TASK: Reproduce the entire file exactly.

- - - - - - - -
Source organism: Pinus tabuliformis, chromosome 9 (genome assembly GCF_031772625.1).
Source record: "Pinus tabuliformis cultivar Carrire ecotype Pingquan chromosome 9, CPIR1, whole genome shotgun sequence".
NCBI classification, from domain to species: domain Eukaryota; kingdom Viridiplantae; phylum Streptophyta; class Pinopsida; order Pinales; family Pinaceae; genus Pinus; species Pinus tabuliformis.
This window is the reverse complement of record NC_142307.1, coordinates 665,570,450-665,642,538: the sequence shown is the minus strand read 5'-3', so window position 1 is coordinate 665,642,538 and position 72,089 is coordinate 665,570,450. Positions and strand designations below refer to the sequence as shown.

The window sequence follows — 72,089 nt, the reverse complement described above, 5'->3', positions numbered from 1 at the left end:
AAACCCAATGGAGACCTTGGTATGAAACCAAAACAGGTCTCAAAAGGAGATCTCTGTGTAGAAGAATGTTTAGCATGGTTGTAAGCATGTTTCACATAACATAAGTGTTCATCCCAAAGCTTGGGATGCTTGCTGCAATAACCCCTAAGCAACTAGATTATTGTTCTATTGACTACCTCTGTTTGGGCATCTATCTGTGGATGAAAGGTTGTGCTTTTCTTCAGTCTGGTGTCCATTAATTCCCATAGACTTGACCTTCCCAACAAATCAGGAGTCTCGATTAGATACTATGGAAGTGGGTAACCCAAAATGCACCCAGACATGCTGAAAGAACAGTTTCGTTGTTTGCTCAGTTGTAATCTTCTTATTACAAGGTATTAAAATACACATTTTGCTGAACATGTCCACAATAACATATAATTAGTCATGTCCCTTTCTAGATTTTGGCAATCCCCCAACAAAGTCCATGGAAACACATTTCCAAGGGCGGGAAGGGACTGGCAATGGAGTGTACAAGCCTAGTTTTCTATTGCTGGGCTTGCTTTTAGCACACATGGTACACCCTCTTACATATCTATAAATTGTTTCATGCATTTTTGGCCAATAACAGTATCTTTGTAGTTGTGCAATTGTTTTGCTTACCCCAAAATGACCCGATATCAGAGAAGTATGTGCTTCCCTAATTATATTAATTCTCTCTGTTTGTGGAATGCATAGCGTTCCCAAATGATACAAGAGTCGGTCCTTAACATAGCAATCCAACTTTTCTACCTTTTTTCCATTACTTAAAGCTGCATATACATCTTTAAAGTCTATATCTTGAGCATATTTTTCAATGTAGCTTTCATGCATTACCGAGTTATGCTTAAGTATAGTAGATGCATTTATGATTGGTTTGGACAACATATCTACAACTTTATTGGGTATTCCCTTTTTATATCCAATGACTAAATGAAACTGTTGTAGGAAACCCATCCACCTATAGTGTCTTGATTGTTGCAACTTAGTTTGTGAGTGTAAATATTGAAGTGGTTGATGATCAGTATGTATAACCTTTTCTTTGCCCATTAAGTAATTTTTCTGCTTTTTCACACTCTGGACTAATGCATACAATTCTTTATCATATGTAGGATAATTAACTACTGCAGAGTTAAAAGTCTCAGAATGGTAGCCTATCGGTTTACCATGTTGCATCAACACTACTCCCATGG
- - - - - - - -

Source organism: Pinus tabuliformis, chromosome 9 (genome assembly GCF_031772625.1).
Source record: "Pinus tabuliformis cultivar Carrire ecotype Pingquan chromosome 9, CPIR1, whole genome shotgun sequence".
NCBI classification, from domain to species: domain Eukaryota; kingdom Viridiplantae; phylum Streptophyta; class Pinopsida; order Pinales; family Pinaceae; genus Pinus; species Pinus tabuliformis.
This window is the reverse complement of record NC_142307.1, coordinates 665,570,450-665,642,538: the sequence shown is the minus strand read 5'-3', so window position 1 is coordinate 665,642,538 and position 72,089 is coordinate 665,570,450. Positions and strand designations below refer to the sequence as shown.

The window sequence follows — 72,089 nt, the reverse complement described above, 5'->3', positions numbered from 1 at the left end:
AAACCCAATGGAGACCTTGGTATGAAACCAAAACAGGTCTCAAAAGGAGATCTCTGTGTAGAAGAATGTTTAGCATGGTTGTAAGCATGTTTCACATAACATAAGTGTTCATCCCAAAGCTTGGGATGCTTGCTGCAATAACCCCTAAGCAACTAGATTATTGTTCTATTGACTACCTCTGTTTGGGCATCTATCTGTGGATGAAAGGTTGTGCTTTTCTTCAGTCTGGTGTCCATTAATTCCCATAGACTTGACCTTCCCAACAAATCAGGAGTCTCGATTAGATACTATGGAAGTGGGTAACCCAAAATGCACCCAGACATGCTGAAAGAACAGTTTCGTTGTTTGCTCAGTTGTAATCTTCTTATTACAAGGTATTAAAATACACATTTTGCTGAACATGTCCACAATAACATATAATTAGTCATGTCCCTTTCTAGATTTTGGCAATCCCCCAACAAAGTCCATGGAAACACATTTCCAAGGGCGGGAAGGGACTGGCAATGGAGTGTACAAGCCTAGTTTTCTATTGCTGGGCTTGCTTTTAGCACACATGGTACACCCTCTTACATATCTATAAATTGTTTCATGCATTTTTGGCCAATAACAGTATCTTTGTAGTTGTGCAATTGTTTTGCTTACCCCAAAATGACCCGATATCAGAGAAGTATGTGCTTCCCTAATTATATTAATTCTCTCTGTTTGTGGAATGCATAGCGTTCCCAAATGATACAAGAGTCGGTCCTTAACATAGCAATCCAACTTTTCTACCTTTTTTCCATTACTTAAAGCTGCATATACATCTTTAAAGTCTATATCTTGAGCATATTTTTCAATGTAGCTTTCATGCATTACCGAGTTATGCTTAAGTATAGTAGATGCATTTATGATTGGTTTGGACAACATATCTACAACTTTATTGGGTATTCCCTTTTTATATCCAATGACTAAATGAAACTGTTGTAGGAAACCCATCCACCTATAGTGTCTTGATTGTTGCAACTTAGTTTGTGAGTGTAAATATTGAAGTGGTTGATGATCAGTATGTATAACCTTTTCTTTGCCCATTAAGTAATTTTTCTGCTTTTTCACACTCTGGACTAATGCATACAATTCTTTATCATATGTAGGATAATTAACTACTGCAGAGTTAAAAGTCTCAGAATGGTAGCCTATCGGTTTACCATGTTGCATCAACACTACTCCCATGG